First published in 1970, this extraordinary book changed the way Americans think about the original inhabitants of their country. Beginning with the Long Walk of the Navajos in 1860 and ending 30 years later with the massacre of Sioux men, women, and children at Wounded Knee in South Dakota, it tells how the American Indians lost their land and lives to a dynamically expanding white society. During these three decades, America's population doubled from 31 million to 62 million. Again and again, promises made to the Indians fell victim to the ruthlessness and greed of settlers pushing westward to make new lives. The Indians were herded off their ancestral lands into ever-shrinking reservations, and were starved and killed if they resisted. It is a truism that "history is written by the victors"; for the first time, this book described the opening of the West from the Indians' viewpoint. Accustomed to stereotypes of Indians as red savages, white Americans were shocked to read the reasoned eloquence of Indian leaders and learn of the bravery with which they and their peoples endured suffering. With meticulous research and in measured language overlaying brutal narrative,Dee Brownfocused attention on a national disgrace. Still controversial but with many of its premises now accepted,Bury My Heart at Wounded Kneehas sold 5 million copies around the world. Thirty years after it first broke onto the national conscience, it has lost none of its importance or emotional impact.--John Stevenson
"Their manners are decorous and praiseworthy" -- Long walk of the Navahos -- Little Crow's war -- War comes to the Cheyennes -- Powder River invasion -- Red Cloud's war -- "The only good indian is a dead indian" -- Rise and fall of Donehogawa -- Cochise and the Apache guerrillas -- Ordeal of Captain Jack -- War to save the buffalo -- War for the Black Hills -- Flight of the Nez Percés -- Cheyenne exodus -- Standing Bear becomes a person -- "The Utes must go!" -- Last of the Apache chiefs -- Dance of the ghosts -- Wounded knee.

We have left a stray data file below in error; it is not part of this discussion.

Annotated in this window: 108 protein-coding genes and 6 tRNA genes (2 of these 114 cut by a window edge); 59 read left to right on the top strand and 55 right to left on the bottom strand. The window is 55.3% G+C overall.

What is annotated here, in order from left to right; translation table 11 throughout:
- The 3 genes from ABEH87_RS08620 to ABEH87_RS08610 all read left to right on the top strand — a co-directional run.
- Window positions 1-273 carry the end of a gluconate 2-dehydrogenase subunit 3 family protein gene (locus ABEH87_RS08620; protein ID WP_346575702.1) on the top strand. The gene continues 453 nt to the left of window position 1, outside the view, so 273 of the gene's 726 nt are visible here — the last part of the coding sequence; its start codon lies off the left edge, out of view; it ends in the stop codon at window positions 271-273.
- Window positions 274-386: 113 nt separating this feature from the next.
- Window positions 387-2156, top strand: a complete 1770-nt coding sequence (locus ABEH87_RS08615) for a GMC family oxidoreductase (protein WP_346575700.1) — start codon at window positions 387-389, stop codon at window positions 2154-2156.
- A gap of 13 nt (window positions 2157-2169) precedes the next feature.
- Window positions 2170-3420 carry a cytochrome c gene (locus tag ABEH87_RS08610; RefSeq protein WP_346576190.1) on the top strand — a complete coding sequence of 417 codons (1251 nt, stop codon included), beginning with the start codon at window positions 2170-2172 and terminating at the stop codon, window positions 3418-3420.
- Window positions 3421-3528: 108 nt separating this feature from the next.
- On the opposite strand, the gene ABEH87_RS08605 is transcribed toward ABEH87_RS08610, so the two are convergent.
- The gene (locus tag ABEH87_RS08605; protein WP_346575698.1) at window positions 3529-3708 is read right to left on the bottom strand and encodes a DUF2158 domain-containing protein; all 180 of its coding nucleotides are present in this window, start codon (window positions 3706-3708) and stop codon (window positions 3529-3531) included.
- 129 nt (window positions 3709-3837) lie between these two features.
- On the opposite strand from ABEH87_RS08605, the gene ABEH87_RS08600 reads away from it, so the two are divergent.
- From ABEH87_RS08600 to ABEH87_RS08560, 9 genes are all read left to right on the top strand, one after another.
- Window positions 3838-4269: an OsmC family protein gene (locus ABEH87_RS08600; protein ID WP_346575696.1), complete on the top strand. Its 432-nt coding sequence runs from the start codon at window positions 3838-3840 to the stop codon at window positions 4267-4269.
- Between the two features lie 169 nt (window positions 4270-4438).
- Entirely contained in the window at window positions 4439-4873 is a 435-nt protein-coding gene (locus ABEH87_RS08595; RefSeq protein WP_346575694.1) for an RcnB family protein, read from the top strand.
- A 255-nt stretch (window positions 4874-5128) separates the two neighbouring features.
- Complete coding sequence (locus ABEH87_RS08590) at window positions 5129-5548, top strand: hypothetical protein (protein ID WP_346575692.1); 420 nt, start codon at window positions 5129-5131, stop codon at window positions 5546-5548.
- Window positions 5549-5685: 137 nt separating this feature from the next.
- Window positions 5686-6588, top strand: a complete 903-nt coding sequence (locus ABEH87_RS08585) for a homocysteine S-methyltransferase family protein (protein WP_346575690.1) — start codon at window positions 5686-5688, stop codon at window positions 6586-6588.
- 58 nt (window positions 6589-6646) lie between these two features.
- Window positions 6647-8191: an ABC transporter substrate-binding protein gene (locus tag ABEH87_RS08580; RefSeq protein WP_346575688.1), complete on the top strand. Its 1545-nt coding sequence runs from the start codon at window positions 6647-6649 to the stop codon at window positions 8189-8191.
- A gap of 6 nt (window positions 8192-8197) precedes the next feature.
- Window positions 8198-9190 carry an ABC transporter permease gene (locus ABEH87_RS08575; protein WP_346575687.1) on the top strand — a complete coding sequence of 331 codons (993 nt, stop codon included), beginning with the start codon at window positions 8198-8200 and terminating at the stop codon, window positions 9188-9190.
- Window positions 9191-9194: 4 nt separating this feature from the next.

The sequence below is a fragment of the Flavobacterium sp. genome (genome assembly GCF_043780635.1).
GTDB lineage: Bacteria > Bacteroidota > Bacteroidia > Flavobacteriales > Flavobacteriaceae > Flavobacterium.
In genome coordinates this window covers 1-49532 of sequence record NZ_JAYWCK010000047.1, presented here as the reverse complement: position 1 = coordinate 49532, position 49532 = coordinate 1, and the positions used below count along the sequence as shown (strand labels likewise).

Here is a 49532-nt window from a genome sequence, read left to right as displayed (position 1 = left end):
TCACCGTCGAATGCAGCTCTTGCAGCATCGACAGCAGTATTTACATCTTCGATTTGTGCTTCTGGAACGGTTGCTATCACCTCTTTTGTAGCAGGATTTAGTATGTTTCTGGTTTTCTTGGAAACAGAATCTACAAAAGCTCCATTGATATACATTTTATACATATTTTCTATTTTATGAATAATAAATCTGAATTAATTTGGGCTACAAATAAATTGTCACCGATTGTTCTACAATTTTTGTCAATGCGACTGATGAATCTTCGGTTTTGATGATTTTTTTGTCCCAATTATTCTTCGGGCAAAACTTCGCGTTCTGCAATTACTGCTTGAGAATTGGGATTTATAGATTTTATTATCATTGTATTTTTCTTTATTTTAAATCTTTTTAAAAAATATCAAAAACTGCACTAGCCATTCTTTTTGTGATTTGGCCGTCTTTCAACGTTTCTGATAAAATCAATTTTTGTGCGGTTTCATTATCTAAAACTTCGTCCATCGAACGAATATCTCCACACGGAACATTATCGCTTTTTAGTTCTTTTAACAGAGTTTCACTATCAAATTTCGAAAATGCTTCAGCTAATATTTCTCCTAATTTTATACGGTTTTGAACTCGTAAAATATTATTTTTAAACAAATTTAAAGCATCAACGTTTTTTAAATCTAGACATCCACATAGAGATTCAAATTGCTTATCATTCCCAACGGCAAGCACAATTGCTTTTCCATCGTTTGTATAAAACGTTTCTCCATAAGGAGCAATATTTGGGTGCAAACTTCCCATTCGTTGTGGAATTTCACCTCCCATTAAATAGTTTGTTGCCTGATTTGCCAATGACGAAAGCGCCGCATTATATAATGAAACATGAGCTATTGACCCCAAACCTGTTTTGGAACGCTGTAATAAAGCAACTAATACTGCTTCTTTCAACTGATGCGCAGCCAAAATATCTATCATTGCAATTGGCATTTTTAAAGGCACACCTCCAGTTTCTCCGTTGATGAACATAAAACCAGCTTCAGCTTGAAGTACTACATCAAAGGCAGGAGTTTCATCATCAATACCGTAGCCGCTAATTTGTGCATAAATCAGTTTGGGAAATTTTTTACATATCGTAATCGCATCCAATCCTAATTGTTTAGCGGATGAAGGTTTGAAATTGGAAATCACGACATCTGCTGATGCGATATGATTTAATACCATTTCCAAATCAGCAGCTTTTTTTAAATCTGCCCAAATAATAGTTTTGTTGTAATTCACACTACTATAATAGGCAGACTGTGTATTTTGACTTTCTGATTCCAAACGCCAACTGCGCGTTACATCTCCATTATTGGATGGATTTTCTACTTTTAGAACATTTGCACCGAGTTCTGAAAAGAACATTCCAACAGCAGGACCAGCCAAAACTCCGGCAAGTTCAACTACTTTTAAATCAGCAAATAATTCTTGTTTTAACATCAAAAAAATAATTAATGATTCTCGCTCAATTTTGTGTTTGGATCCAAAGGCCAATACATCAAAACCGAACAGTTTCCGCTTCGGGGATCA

Weight of evidence builds to the sad but inescapable conclusion of Wounded Knee. Brown lays to rest any romantic notions of misunderstood white paternalism toward Native Americans, and leaves the reader feeling the immutable burden of a race war against the Native Americans that was akin to that against black slaves. The saddest part is that nothing can be done to change or redeem the history. No amount of sorrow, or guilt-feeling, or even reparations can restore justice. &nb … more
I originally read this book back in my freshman year of college for an American history class. I wasn't expecting or prepared for what I read. I was, perhaps naively, expecting something dry, a typical historical text. What I read was something passionate, powerful and even life-changing. I'd always considered myself sympathetic to the plight of the original American Indians, but the story Dee Brown tells, backed up by facts, historical records and personal … more
What an awesome alternate history compilation. Anyone who wants to see the other side of the Old West, the other side of cowboys and indians, this is a must read. It's a bit slanted against the white-man, but none more than traditional American history has been slanted for the white-man. They say the victors write the history books; well this book is a victory for the other side.
The strength of "Bury My Heart At Wounded Knee" is also its weakness: Its commitment to telling an ugly truth about American history so searing as to become numbing after a while. It's impossible to consider fairly this, Dee Brown's 1971 examination of the Indian Wars of the American West, without remembering how much it cut against what was then still the mainstream thinking and literature regarding just what happened. The Indians were often bloodthirsty, it was alleged, … more
I have never before read a book like this. It is utterly fascinating, a real page turner, and yet it makes you ashamed of something that happened many years before your birth. Ashamed because you know that similar things are happening elsewhere in the world, and ashamed becuase we never seem to learn from our mistakes.On a lighter note this is a meticulous essay on a life long lost, and country unspoiled and beautiful, and a world we will never be lucky enough to know.If you only read one book in … more